Redesigned Iran Nuclear Deal Faces Bipartisan Hesitancy - The American Spectator | USA News and Politics
Redesigned Iran Nuclear Deal Faces Bipartisan Hesitancy
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Missiles of the Armed Forces of Iran on September9, 2019, in Tehran, Iran. (Shutterstock/saeediex)

The Biden administration’s recent efforts to resurrect the 2015 Obama-era Iran nuclear deal have been met with bipartisan skepticism, as Republicans and Democrats alike have expressed their concerns.

Lawmakers have highlighted that they have largely been left in the dark on what the deal would include. Democratic Sen. and Chairman of the Senate Foreign Relations Committee Bob Menendez told The Hill last week, “I don’t know what the deal is,” and, “If somehow it gives relief to Iran and if somehow Russia gets any benefit from it, obviously that would be a problem.” 

Kevin McCarthy, Republican minority leader of the House, voiced the concerns of many conservatives that a new Iran nuclear deal would bring no benefit to the American people. Taking to Twitter over the weekend, he said, “America gets nothing in Biden’s Iran Deal: No serious system to check if the Iranian regime is cheating, No leverage over expanded trade with Russia and China, No safeguards against Iranian terrorism, And nothing to help the Iranian people.”

As relations between China, Russia, and the U.S. continue to falter, party leaders fear that the new agreement would be weaker than the 2015 deal. Sen. Ben Cardin of Maryland, the second-highest-ranking Democrat on the Senate Foreign Relations Committee, said over the weekend, “We know the dynamics among the partners are dicey at best … our relationship with Russia has changed.” Cardin and other legislators of both parties have suggested it may be in the best interest of the U.S. to hold off on talks until a later time when a stronger agreement can be forged.

The return to the nuclear deal would also require the U.S. to comply with provisions originally laid out in the 2015 Joint Comprehensive Plan of Action, which includes France, Germany, the United Kingdom, Iran, China, and Russia. David Albright, president of the Institute for Science and International Security, told The Hill this weekend that a return to the 2015 nuclear deal could potentially benefit the Russians, as it would receive an estimated $20 billion for building Iran’s Bushehr 2 and Bushehr 3 nuclear power plants.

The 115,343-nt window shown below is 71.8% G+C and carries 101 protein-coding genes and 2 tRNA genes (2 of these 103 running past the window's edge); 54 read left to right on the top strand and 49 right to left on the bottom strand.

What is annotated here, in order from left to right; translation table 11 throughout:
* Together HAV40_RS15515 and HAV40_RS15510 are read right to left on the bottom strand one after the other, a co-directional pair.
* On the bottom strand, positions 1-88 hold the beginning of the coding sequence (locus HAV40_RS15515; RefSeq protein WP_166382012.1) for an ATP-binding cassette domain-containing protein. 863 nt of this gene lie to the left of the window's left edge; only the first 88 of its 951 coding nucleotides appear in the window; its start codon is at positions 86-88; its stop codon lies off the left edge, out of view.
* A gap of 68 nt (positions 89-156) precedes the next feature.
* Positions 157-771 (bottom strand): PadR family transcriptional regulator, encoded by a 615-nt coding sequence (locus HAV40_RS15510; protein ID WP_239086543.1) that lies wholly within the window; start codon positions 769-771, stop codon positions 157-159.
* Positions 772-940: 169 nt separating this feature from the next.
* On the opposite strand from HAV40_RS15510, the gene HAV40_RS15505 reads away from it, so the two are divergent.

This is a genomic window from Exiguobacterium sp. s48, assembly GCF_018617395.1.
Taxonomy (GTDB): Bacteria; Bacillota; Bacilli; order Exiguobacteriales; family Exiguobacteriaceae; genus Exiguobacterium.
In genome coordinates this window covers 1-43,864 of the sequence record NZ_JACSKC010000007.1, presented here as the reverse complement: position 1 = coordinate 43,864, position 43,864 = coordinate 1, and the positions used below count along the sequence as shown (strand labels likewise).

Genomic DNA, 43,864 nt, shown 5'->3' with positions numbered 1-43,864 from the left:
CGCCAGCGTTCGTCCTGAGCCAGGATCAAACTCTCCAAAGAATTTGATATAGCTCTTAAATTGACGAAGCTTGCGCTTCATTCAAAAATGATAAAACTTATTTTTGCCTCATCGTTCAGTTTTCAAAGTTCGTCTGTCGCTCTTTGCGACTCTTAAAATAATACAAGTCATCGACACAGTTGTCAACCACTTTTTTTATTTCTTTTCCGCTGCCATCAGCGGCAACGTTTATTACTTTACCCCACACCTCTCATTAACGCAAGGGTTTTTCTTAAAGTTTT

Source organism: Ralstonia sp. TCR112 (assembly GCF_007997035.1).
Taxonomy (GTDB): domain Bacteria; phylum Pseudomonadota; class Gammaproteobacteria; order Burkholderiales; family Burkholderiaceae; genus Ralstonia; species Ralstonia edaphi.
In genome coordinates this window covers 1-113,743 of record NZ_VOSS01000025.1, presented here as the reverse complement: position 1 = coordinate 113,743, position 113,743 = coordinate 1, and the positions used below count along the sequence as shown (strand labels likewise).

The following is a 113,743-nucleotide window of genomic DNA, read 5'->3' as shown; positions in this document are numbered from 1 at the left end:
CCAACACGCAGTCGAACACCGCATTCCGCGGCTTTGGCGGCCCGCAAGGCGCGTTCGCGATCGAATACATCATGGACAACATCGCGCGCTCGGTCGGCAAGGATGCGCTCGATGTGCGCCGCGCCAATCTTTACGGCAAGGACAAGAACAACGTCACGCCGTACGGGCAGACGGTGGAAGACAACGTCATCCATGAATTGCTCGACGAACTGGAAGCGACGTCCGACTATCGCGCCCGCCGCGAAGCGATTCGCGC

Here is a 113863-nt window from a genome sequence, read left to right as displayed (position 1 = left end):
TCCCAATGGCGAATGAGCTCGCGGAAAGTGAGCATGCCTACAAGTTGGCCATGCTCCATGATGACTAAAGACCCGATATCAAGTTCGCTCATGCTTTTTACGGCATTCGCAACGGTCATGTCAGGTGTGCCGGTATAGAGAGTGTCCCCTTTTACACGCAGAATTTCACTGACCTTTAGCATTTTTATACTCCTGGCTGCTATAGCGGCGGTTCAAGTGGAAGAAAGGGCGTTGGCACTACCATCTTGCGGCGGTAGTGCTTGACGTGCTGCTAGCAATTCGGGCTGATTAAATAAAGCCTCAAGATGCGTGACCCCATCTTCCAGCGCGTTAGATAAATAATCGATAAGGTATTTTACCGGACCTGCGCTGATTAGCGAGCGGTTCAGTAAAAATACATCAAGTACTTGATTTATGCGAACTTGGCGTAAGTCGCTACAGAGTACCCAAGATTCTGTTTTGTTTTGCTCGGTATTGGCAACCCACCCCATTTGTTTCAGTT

While the Western nations involved in the deal are likely to comply fully with the provisions of the deal, concerns are increasing over obtaining trustworthy verification that the Iranians would adhere to the regulations. Iran has offered to eventually allow inspectors from the International Atomic Energy Agency to access their nuclear facilities; however, Israel holds to its 2018 claim that Iran has secretly continued developing nuclear weapons while avoiding detection from inspectors. 

Nuclear talks in Vienna have been met by new demands by the Russians and Iranians that the U.S. drop its classification of the Islamic Revolutionary Guard Corps as a terrorist organization. As the main military arm of Iran, the Islamic Revolutionary Guard Corps has been identified by the State Department as responsible for the deaths of American servicemen in Iraq, the violent repression of civilians in Syria and Iraq, and the recent rocket attacks in Erbil, Iraq, which struck close to the U.S. consulate last week. Iran’s Revolutionary Guards Corps said that the intended target was the Israeli “strategic centre.”

The State Department expects a full return to the implementation of the nuclear deal in the coming days.

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